For over 50 years, Lassie has stood as an icon that represents loyalty, courage and Americana. Today, the world’s favorite collie has been enjoying a renaissance. TV Guide recently ranked the canine as the eleventh biggest TV star of all time, and Lassie’s Q Scores, indicating the ratio of popularity to familiarity, exceed that of Looney Tunes.
Building on the launch of a new Lassie series on Animal Planet, Golden Books Family Entertainment is expecting to expand its roster of Lassie licensees with a more comprehensive line of toys, gifts, apparel and collectibles planned for fall 1998. The property currently has 10 licensees.
‘We’re hoping to have a full array of merchandise that represents the nature of the character and conjures up a wonderful image of the outdoors, action-adventure and nostalgia,’ says Leigh Anne Brodsky, senior vice president of marketing for Golden Books Family Entertainment.
Brodsky says that Lassie appeals to children because the stories are, in essence, about empowering children. ‘Lassie always exposes her master to many different adventures that ordinary kids probably wouldn’t find themselves in.’ While girls are attracted to the sweetness, companionship and loyalty that Lassie represents, the action-adventure element is critical to marketing the property to young boys. ‘Without the action aspect, I think we would lose them,’ says Brodsky. She envisions licensed products that will incorporate and reflect these elements.
Golden Books Family Entertainment acquired the licensing rights to Lassie when the company purchased the family library of Broadway Video in 1996. Golden Books’ publishing division has been a longtime licensee of Lassie stories, and will repackage many of its classic Lassie tales in new collections.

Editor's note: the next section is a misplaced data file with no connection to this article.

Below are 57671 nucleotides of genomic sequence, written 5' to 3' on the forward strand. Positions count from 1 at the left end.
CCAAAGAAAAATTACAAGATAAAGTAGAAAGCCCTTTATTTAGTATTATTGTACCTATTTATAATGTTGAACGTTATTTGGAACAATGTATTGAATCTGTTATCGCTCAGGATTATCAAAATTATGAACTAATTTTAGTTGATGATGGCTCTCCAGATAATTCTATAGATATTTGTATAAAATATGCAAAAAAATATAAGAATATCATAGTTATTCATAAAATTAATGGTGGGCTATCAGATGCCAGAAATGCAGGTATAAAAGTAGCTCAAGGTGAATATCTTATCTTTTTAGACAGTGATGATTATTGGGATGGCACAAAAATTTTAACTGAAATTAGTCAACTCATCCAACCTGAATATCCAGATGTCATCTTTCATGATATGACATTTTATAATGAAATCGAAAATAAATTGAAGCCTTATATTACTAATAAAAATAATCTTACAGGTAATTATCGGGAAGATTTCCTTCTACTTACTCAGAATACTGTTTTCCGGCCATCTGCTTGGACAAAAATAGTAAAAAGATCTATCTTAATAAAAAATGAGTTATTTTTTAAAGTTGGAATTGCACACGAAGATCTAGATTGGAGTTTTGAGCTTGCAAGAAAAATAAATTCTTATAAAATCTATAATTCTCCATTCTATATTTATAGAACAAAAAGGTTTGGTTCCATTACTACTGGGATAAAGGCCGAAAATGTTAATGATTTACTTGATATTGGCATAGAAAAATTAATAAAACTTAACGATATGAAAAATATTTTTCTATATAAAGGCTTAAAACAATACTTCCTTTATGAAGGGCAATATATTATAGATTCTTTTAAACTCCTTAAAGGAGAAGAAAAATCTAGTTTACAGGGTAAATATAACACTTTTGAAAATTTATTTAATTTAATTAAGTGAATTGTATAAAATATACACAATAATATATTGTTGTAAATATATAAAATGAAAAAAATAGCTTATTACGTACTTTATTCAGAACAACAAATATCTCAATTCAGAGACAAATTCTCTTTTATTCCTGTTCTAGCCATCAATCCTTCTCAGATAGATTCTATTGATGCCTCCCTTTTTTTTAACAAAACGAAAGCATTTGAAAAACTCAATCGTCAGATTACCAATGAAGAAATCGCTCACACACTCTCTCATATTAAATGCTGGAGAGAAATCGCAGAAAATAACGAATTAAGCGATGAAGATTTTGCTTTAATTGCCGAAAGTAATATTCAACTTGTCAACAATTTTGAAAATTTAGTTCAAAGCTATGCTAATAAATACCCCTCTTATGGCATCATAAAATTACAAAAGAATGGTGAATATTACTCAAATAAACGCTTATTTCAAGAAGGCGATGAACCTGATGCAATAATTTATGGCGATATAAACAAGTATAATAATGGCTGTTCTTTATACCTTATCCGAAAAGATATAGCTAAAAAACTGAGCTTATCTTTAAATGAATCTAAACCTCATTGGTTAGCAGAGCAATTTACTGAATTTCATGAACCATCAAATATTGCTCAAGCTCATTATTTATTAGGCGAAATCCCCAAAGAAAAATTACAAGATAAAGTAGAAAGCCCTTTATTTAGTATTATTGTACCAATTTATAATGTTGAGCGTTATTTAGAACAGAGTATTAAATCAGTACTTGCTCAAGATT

Additionally, Golden Books will target pet owners and animal lovers with a line of Lassie collectibles from American Greetings, available in the fourth quarter of 1997.
Here are some highlights of Lassie’s long history:
* 1938: Eric Knight writes original short story ‘Lassie Come Home,’ printed in The Saturday Evening Post. It’s expanded into a best-selling novel.
* 1941: MGM purchases film rights for US$10,000; Lassie Come Home features Roddy MacDowell and introduces Elizabeth Taylor. Nine films would follow, the last made by Paramount in 1994.
* 1949: A typical MGM promotion for a new Lassie film includes partnering with Redheart Dogfood to place full-page ads in major magazines, giveaways of free Lassie comic books in theaters; and the implementation of an 11-part publicity plan that includes such things as Lassie look-alike contests and a ‘Be kind to animals’ week.
* 1954: Lassie makes her television debut and runs on Sunday nights for the next 17 years.
* 1950s: Lassie earns US$1,500 per appearance at events such as carnivals, store openings, fairs and dog shows.
* 1969: Campbell Soup introduces a canned dog food featuring Lassie on the packaging.
* 1978: Carter-Wallace debuts a successful line of Lassie pet products that continue to outsell Hartz and Sergeant’s lines to this day.
* 1994: A new Lassie movie earns modest box-office success, but its video sales soar to over a half-million in 1995.
* 1996: Golden Books Family Entertainment acquires the licensing rights to Lassie when it acquires Broadway Video.
* Lassie becomes a spokescharacter for the pharmaceutical company Merck and its Heartgard product. The company is nominated for the LIMA Promotion of the Year award.
* 1997: TV Guide ranks Lassie eleventh on a list of the 50 greatest TV stars of all time.
* A new Lassie series and classic Lassie episodes airs on Animal Planet.
* Word Publishing plans to publish a new Lassie Christmas Story written by the creators of The Waltons.
* Lassie will be a spokescharacter for the American Library Association’s READ promotion in the fall.
* American Greetings is launching a Lassie collectibles line this holiday season.